Saturday, March 24, 2012

Finding the Essence

Paul Smith's College Student Center on Lower St. Regis Lake
Teaching art classes at Paul Smith's College since last September has been an adventure. The students are lively, creative, and friendly. And many of them are most at home in the northern forest or on pristine lakes. After all, it is a forestry and natural resources school, among other things. For fun, some of these young people snow shoe, climb trees, and throw axes. Others are in the culinary  and hospitality programs - some of them like to play with food (and sometimes bring me exquisite bites of their creations). In these and the other programs, they are very hands-on people, which makes them great art students. They amaze and inspire me. The faculty does no less.

Recently I was invited, along with several other artists, to interpret the science involved in setting up and monitoring a Long Term Ecological Research Project by students in a senior-level course. That Art & Science connection is dear to my heart - having loved and worked in the ecological field as scientist for years - and I am honored to be part of the project. I was out at the research site last weekend, and now I am processing images and information to determine how I want to make a visual artwork for the exhibition of the science and the art at the Paul Smith's College VIC, which will open on April 24th.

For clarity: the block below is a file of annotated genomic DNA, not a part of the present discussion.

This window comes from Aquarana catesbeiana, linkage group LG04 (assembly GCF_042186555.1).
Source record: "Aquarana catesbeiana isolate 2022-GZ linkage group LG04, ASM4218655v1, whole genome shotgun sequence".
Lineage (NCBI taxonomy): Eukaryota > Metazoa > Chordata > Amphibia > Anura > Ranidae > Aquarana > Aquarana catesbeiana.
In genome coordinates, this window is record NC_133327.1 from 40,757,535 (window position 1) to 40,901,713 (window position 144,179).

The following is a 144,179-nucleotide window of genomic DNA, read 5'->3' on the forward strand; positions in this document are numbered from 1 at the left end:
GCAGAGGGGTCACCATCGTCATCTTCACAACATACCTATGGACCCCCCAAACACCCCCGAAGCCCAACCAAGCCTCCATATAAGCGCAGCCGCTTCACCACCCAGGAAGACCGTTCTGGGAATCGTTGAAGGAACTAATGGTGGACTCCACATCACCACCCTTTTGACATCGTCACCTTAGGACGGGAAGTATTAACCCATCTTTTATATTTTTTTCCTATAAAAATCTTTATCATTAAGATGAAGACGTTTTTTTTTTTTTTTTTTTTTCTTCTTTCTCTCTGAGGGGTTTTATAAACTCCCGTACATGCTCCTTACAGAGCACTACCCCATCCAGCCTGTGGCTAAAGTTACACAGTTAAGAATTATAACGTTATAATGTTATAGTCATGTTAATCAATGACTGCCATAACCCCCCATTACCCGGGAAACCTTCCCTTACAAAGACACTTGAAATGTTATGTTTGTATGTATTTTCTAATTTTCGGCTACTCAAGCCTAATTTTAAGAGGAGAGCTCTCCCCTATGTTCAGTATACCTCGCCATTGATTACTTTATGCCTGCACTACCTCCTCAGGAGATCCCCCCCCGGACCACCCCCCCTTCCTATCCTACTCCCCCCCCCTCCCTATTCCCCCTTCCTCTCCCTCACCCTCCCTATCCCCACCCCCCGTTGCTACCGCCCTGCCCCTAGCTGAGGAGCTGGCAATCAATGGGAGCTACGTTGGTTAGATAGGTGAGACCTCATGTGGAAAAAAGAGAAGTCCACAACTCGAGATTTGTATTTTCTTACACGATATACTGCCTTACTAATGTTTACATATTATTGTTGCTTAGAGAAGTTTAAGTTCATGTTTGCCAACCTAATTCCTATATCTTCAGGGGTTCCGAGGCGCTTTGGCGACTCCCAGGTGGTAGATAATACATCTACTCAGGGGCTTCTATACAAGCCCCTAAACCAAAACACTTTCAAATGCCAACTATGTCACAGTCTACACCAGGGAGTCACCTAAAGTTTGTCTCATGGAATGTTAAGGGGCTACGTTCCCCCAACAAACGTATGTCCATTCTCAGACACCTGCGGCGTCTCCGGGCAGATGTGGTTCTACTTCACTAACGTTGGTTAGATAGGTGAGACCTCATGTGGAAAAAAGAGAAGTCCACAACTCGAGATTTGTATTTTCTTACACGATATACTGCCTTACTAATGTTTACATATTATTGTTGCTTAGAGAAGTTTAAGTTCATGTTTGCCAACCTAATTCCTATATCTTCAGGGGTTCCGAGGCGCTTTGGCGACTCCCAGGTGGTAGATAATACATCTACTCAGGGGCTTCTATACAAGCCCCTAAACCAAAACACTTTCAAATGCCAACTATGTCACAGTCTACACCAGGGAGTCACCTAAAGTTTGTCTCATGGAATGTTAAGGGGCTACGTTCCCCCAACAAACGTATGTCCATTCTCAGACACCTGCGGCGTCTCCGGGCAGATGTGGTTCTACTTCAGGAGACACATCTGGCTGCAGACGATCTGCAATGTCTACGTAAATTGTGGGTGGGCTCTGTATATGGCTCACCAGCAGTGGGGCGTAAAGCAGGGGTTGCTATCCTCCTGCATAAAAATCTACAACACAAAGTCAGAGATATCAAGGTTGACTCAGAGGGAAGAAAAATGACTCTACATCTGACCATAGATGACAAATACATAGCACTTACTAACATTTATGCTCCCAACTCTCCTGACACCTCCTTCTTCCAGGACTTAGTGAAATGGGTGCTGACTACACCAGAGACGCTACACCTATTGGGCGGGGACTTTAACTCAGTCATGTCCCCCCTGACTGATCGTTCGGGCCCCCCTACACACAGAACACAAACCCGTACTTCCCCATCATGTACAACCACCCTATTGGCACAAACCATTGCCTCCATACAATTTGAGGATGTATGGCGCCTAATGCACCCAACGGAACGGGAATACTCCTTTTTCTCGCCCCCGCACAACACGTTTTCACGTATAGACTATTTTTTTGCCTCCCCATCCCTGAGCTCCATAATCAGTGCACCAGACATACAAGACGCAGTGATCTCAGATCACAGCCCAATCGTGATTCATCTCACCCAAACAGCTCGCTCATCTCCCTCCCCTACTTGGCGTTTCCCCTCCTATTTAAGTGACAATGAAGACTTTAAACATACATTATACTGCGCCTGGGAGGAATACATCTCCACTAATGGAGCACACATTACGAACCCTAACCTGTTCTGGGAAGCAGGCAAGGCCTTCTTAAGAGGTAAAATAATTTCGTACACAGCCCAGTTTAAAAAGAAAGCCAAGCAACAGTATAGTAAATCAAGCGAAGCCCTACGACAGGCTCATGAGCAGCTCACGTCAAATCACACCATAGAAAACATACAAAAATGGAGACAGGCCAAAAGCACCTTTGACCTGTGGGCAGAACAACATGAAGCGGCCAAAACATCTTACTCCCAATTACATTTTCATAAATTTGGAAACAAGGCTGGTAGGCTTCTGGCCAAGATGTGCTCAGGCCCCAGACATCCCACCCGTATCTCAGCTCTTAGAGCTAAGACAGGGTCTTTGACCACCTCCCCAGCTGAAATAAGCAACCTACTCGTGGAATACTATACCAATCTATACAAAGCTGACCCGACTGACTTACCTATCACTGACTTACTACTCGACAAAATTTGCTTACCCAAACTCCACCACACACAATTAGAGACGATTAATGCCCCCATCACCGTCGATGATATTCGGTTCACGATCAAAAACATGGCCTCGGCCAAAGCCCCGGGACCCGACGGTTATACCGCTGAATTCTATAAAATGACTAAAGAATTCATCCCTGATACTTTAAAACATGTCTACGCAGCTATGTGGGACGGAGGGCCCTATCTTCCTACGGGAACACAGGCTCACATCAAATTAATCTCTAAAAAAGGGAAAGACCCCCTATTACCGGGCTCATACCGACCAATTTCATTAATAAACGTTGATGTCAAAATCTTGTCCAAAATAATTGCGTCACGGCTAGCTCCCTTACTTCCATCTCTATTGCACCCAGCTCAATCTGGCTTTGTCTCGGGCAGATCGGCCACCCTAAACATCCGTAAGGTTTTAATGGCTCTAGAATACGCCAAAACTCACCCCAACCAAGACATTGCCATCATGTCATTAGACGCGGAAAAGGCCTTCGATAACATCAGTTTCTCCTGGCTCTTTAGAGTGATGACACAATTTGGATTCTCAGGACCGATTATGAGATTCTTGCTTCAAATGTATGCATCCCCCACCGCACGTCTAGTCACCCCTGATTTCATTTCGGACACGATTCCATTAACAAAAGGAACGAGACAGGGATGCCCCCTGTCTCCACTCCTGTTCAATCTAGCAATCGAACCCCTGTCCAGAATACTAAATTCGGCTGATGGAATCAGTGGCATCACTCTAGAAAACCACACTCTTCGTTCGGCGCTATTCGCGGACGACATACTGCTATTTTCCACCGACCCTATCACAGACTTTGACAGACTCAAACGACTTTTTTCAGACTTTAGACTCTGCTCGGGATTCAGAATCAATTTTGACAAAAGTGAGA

The research and monitoring will take place - hopefully over at least the next 200 years (!!!) - in the plots set up about 15 years ago along the Jenkins Mountain Trail to study the effects of 5 timbering techniques in the forest at the Paul Smith's College Visitor Interpretive Center, formerly owned by NY State and now owned and managed by the college. The photo above summarizes the challenge of telling this story with visual arts - ecological interactions, human use, history, and regeneration. 

I'll show my process here of experiencing the site; learning what is know about it already; talking with the students, faculty, and other scientists about the project; and then making some art that tells this story from my own point of view. I hope you'll tell me what you think, offer your ideas, and enjoy the process. Thanks!

No comments: